2. a spiritual faith and grace that's independent of a works system for justification and good fruits seems to be held up by the same Scriptures with a faith that emphatically works out things in the natural realm with good old "elbow grease" and godly "fear." This seems to indicate a form of justification by faith through a kind of self motivated means of obtaining God's grace, in the minds of some scholars;
3. in the case of free will verses predestination, again, this is thought to be in conflict, in doubt, or in a deliberate state of paradox by some scholars, as these subjects are presented to us in the Bible;
4. and in the case of very clear passages of the final, ultimate annulling of all sinners from God's Creation. God's judgments are thought by some to nullify or amend [and abridge] God's promises of universal salvation through Jesus Christ for all of Creation.
There are [apparent] doctrinal tensions when trying to harmonize the whole Bible on most any subject. These can be a matter of context; translational issues; semantics, dogmatics, cultural issues, and punctuation; or merely present light or lack of it on the subject in question.
Previous allowances on the part of God because of the particular hardness of heart in the people that God was initially addressing regarding certain matters, or because at the given season God had other primary things in mind that He was seeking to address or remedy is not an indication that God was setting those allowances for the hardness of the human heart in stone.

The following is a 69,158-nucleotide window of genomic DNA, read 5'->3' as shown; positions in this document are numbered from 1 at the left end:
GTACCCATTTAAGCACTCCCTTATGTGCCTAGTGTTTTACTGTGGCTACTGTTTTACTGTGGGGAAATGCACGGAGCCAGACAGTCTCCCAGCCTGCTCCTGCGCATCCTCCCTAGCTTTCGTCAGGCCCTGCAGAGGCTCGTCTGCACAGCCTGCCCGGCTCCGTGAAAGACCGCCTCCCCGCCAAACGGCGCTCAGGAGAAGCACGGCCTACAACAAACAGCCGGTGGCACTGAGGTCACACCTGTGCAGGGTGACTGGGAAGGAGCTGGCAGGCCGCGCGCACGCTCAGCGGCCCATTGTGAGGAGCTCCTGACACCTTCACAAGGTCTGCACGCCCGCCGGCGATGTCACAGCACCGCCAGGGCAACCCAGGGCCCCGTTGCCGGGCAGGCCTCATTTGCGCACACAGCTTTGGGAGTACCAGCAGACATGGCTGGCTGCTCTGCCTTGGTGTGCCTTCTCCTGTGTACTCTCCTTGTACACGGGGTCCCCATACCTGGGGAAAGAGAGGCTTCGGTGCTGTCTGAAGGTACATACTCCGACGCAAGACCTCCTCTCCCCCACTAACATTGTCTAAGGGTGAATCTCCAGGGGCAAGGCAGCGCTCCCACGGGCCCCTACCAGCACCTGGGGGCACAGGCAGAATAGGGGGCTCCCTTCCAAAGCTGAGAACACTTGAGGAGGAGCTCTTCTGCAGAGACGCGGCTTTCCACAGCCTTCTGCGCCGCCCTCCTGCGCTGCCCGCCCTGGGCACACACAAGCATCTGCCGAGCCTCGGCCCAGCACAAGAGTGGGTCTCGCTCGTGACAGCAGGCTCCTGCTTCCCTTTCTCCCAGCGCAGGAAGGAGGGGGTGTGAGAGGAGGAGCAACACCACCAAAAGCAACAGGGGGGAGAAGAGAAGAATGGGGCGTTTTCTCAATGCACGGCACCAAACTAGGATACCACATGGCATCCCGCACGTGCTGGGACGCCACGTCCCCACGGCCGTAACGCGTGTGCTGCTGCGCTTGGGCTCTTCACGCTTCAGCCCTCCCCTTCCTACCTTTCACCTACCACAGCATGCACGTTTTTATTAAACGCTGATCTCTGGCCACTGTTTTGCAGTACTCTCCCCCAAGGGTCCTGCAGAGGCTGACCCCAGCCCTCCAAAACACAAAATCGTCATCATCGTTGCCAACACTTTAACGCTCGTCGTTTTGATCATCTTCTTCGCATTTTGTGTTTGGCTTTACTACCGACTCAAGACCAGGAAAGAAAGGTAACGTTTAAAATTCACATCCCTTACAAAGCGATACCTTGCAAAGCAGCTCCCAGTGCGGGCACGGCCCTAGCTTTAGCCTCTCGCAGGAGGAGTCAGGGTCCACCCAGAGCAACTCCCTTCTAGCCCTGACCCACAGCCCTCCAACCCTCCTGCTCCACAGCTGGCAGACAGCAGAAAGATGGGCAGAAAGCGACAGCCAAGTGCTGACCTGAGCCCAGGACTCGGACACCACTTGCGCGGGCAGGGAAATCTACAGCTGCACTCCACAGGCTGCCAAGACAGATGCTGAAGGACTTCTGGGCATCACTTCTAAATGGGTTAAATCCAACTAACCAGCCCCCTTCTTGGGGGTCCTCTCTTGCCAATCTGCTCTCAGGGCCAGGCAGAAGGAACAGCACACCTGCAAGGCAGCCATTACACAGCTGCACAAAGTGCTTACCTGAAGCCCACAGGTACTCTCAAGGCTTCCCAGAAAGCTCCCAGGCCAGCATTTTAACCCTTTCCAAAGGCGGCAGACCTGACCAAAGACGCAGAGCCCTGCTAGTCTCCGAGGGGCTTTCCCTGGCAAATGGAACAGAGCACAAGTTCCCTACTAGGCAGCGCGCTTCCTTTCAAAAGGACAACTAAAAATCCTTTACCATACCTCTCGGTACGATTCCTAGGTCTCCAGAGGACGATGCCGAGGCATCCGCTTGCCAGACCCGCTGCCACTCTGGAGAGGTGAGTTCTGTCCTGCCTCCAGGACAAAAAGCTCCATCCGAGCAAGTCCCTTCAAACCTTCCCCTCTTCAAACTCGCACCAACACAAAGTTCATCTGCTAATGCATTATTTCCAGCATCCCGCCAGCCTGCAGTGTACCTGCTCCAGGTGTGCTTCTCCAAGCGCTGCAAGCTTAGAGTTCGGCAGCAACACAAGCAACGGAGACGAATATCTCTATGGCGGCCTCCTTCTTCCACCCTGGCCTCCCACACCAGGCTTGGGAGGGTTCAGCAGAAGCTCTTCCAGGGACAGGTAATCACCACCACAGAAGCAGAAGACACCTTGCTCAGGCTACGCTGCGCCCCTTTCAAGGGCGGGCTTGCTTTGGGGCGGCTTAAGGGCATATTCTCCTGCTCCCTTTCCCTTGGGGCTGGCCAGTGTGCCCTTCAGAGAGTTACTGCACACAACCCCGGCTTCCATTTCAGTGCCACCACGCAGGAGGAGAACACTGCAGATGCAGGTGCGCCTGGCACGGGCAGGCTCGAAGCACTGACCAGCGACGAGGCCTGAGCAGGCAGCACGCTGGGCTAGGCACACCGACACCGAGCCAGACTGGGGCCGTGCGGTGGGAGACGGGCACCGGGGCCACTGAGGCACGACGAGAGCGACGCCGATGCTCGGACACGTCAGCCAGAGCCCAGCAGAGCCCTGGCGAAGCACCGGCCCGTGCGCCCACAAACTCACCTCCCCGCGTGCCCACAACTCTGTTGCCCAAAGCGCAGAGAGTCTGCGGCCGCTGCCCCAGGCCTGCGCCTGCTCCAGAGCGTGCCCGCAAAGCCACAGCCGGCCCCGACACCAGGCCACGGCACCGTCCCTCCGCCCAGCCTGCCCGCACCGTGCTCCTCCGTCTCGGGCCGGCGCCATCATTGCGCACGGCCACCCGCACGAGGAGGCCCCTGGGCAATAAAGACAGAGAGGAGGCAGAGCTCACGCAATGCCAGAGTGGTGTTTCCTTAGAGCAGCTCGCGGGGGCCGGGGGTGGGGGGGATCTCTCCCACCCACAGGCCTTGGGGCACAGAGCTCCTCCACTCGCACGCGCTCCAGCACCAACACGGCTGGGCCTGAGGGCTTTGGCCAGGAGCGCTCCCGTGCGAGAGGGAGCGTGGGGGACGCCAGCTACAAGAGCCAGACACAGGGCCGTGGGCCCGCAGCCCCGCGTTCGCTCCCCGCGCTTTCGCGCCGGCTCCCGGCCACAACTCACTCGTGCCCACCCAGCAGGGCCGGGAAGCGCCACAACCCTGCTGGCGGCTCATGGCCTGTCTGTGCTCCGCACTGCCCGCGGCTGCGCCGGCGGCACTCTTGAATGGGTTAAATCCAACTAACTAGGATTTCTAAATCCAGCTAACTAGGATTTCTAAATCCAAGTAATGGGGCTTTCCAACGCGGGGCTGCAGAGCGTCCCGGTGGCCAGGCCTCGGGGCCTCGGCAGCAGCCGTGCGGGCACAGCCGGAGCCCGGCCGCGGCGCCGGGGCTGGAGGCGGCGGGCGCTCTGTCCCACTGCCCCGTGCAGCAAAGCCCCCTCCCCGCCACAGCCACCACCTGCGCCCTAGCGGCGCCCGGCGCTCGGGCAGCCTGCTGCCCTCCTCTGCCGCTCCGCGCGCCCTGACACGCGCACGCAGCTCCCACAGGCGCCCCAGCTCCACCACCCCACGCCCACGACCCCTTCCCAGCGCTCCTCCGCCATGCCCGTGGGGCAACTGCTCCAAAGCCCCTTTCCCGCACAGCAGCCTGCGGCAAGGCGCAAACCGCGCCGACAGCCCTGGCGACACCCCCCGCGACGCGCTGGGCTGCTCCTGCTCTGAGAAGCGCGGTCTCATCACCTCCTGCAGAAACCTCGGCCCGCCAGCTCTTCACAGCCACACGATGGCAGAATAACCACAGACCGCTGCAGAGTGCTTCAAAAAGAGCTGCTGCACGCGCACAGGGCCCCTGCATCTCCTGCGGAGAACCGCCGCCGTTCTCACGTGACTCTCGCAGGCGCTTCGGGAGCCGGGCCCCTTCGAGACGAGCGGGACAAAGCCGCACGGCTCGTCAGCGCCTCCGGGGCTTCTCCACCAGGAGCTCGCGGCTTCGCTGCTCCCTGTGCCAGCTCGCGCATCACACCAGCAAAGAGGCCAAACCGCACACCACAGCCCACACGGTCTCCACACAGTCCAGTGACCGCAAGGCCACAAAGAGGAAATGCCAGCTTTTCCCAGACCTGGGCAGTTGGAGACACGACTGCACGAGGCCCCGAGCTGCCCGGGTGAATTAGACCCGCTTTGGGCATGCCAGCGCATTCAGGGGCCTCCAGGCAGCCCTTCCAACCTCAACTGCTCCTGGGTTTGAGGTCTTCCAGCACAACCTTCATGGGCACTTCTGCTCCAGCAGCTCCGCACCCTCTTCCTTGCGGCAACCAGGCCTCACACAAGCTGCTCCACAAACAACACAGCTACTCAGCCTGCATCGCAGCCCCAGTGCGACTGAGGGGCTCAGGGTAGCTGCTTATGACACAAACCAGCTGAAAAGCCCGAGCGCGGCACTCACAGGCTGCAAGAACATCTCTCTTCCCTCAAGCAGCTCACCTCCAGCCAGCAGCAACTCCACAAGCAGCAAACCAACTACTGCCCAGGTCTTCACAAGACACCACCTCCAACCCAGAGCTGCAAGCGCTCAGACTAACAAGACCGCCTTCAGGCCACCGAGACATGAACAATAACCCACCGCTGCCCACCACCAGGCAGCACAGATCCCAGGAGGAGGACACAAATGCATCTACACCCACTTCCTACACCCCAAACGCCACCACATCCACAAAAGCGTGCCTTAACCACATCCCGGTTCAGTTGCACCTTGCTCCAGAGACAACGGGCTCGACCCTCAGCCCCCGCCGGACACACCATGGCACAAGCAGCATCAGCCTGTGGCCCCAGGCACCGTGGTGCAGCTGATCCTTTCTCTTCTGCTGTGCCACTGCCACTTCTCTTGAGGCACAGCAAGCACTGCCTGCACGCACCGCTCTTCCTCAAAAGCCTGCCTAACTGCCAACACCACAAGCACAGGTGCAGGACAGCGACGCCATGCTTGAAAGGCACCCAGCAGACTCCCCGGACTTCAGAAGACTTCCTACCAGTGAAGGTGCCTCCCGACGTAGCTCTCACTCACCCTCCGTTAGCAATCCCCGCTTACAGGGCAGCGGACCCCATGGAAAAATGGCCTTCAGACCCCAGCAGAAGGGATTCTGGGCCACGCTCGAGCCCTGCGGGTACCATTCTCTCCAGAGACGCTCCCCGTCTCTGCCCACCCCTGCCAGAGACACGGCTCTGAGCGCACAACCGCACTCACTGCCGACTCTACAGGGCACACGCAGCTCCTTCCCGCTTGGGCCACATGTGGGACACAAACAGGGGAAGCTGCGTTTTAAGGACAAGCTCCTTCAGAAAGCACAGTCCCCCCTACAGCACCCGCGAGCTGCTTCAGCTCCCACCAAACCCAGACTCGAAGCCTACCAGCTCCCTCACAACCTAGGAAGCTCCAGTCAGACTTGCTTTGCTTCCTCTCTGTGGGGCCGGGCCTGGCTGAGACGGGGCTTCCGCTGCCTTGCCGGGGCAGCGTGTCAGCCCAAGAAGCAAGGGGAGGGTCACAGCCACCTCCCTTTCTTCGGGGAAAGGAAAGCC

God saw fit to bring great harm and tragedy into the lives of countless Gentiles in Old Testament times in the behalf of His Jewish nation. But that didn't keep Him from promising through the Jewish prophets that He was going to eventually enter into a different relationship with the Gentiles as a result of the sacrificial work and mediation ministry of Jesus Christ. Animals receiving God's mercies tend to be in the minds of many modern Bible teachers the same stumbling block that the Gentiles receiving God's mercies was to the first century Jewish theological mind.
Though it is set clearly in Scripture there are countless traditions of interpretation and cultural baggage that are opposed to it, and not a short supply of books calling it a doctrine of demons. Therefore, each person must make up their own minds as to how faithful they'll remain to the Holy Spirit of the Scriptures and to new light that He would seek to bring forth from the very same exact Scriptures to remedy deeper parts of the hardness of man's heart and to bring greater manifestations of His mercies to light to the Glory of God the Father in Christ Jesus our Lord!
New Biblical light isn't necessarily suspicious if it proceeds from the Holy Spirit and it's aims are clearly the glory of God, the glory of the Blood of Christ, and the restoration and wholeness of God's Creation.
The right questions for potential critics to bare in mind about this aren't about it's apparent novelty, but about whether or not there's a segment of mankind that would find it to be Good News of God's Goodness in Christ and a motivation to repentance, sanctification, and good works. People aren't the worse for believing that God's love and provisions in Christ extend beyond themselves. On the contrary, this multiplies glory to God in the Highest and is a tremendous basis for peace and good will towards [and among] mankind.